Nestled in the rural Appalachian foothills about two miles from Berea, Kentucky, the Kelly Mehler School of Woodworking had been offering world-class woodworking instruction since 2004. That was interrupted in January 2015 when Mehler was diagnosed with stage 4 cancer. He suspended the facility’s course schedule indefinitely, and its future as a woodworking school seemed uncertain.
Still, in the darkest of times, hope can come from unlikely sources. Earlier this year, neighboring Berea College — a top-ranked, four-year liberal arts school and one of eight federally recognized Work Colleges in the country — stepped forward and purchased the school from Mehler, renaming it “The Woodworking School at Pine Croft.” Next month, Pine Croft will receive its first class of students who will complete a two-drawer Shaker-inspired Side Table, under the tutelage of Kelly Mehler. Then, in August, a second project-based course (a Shaker-inspired Two Drawer Peg-Leg Stand) will be taught by Pine Croft’s new head of operations, Andy Glenn — a graduate of Boston’s North Bennet Street School.
While the pairing of a private woodworking school with an accredited college may seem unusual, “there’s a natural connection between the (two),” says Glenn. “Berea College has a 127-year tradition of supporting crafts training through its labor program.”
Since its founding in 1855, Berea College has had a work component to its educational experience. It admits only academically promising students with limited financial resources, primarily from Kentucky and Appalachia. Every student attends college tuition free, and those costs are covered by contributions from alumni and other donors as well as various grants. In exchange, students work 10 to 20 hours per week among the college’s 130 departments while pursuing their course of study. One of those departments is Craft, which comprises ceramics, broomcraft, weaving and woodcraft. Glenn runs the woodcraft program. It provides machine and hand-tool woodworking training in a production shop environment. The college sells student-built furniture as a revenue source to help offset tuition costs.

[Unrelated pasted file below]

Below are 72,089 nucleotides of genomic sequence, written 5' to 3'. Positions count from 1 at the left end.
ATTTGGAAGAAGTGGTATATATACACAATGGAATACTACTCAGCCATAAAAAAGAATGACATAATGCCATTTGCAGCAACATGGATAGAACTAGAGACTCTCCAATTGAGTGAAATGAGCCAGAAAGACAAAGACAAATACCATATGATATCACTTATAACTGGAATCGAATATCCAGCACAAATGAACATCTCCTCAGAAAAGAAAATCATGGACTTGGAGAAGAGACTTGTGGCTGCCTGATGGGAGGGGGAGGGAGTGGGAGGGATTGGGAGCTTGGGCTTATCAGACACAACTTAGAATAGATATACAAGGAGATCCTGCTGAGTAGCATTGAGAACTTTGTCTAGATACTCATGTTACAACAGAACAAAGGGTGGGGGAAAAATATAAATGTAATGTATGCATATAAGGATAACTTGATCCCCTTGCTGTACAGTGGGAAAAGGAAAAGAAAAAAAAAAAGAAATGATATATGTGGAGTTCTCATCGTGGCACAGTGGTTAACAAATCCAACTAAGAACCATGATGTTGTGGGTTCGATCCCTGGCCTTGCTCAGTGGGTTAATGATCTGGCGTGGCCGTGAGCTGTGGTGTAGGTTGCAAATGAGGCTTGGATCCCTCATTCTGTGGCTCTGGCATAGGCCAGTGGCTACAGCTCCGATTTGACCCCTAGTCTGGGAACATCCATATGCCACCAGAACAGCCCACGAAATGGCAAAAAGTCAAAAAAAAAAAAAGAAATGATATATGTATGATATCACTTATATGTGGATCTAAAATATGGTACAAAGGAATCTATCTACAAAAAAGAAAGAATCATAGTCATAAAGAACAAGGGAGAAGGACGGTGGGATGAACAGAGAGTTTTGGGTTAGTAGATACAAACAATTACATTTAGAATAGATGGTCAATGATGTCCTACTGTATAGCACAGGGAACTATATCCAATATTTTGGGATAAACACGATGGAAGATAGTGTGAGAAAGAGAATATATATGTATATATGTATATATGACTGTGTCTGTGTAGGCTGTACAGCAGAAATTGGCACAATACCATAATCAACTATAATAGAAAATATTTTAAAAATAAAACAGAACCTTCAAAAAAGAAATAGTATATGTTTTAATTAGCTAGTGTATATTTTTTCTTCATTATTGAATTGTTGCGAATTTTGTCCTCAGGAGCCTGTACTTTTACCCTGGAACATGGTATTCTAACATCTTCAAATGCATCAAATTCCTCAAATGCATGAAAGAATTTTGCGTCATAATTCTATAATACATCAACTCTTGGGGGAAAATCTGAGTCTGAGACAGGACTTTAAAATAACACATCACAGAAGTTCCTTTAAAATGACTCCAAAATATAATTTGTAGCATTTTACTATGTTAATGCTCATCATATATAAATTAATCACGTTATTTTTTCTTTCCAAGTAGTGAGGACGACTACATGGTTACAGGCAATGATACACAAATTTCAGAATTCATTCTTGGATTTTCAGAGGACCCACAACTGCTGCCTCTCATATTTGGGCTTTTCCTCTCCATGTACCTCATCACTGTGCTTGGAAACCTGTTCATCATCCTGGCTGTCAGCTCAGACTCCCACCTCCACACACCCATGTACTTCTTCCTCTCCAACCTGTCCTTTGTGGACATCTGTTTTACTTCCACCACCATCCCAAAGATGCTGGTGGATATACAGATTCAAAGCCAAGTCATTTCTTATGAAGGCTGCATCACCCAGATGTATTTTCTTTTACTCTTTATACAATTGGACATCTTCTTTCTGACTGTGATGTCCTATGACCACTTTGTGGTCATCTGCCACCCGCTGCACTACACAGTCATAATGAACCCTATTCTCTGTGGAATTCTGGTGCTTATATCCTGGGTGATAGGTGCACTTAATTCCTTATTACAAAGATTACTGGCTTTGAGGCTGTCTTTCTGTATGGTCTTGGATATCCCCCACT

Glenn admits that his teaching role is unique. “In many ways, I’m a co-worker with the students — we are all working together to complete the projects that come through the shop … I work some at the bench, design our production pieces and custom work, continuously train our student crew and help maintain the flow of work through the shop.”
Aside from Glenn, five to seven other guest instructors will head up Pine Croft’s 2020 curriculum. That roster may also include Mehler who, Glenn says, is in full remission and doing well.
“Kelly’s been instrumental in his support and advice as we get the school up and running again,” Glenn says. “My hope is that he’ll teach whenever he’d like to and that he’ll be around as much as he’d like to be.”
At the time of this writing, only the two Shaker-project classes are slated for the remainder of 2019. Courses are tentatively scheduled to resume in April or May 2020 and will run through early autumn. A full schedule for next year should be available in mid-October, Glenn predicts, and registration for classes will begin at that time.
Initially, Pine Croft will be open seasonally and not year-round.
“Our plan for the first year or two will focus mostly on furniture and furniture-related skills. We’ll have classes that highlight regional designs and traditions as well as guest instructors who will bring their expertise from other regions,” Glenn says. “Kentucky has a strong furniture tradition, from works by the Shakers to distinctive Federal-style furniture to the chairmaking tradition of eastern Kentucky.”
Class sizes will be limited to 10 students or less. The school’s 2,400-square-foot building has a fully equipped machine room on the lower floor that can accommodate eight to nine students with no waiting. Eleven benches upstairs, illuminated by ample LED and south-facing window light, create a pleasant and spacious environment for hand- and power tool work and assembly.
Project lumber will come from the college’s private forests, whenever possible. “Our forests have a great variety of oaks, hickories and maples,” Glenn adds. “Our green woodworking classes will use local logs, and we’re working with the (Berea College) foresters on a stool project that uses ash from local stands before the emerald ash borer decimates available stock.”
Next year’s Pine Croft season will focus on public classes, but eventually Berea College students also will have access to the facility and its instructors. Glenn is excited about the prospects of both forms of educational outreach, as well as the opportunity to rub elbows with chair makers, studio furniture makers, woodturners and whomever else may come to Berea to teach at the school.
“Pine Croft is another way Berea College can support the greater crafts community as a whole,” Glenn says. “Berea College students will get to see working woodworking professionals, engage with class attendees and witness high-level craft — which I’m hoping will open their eyes as makers and provide new opportunities for them to grow as woodworkers.”
To learn more about The Woodworking School at Pine Croft, click here or call 859-985-3224.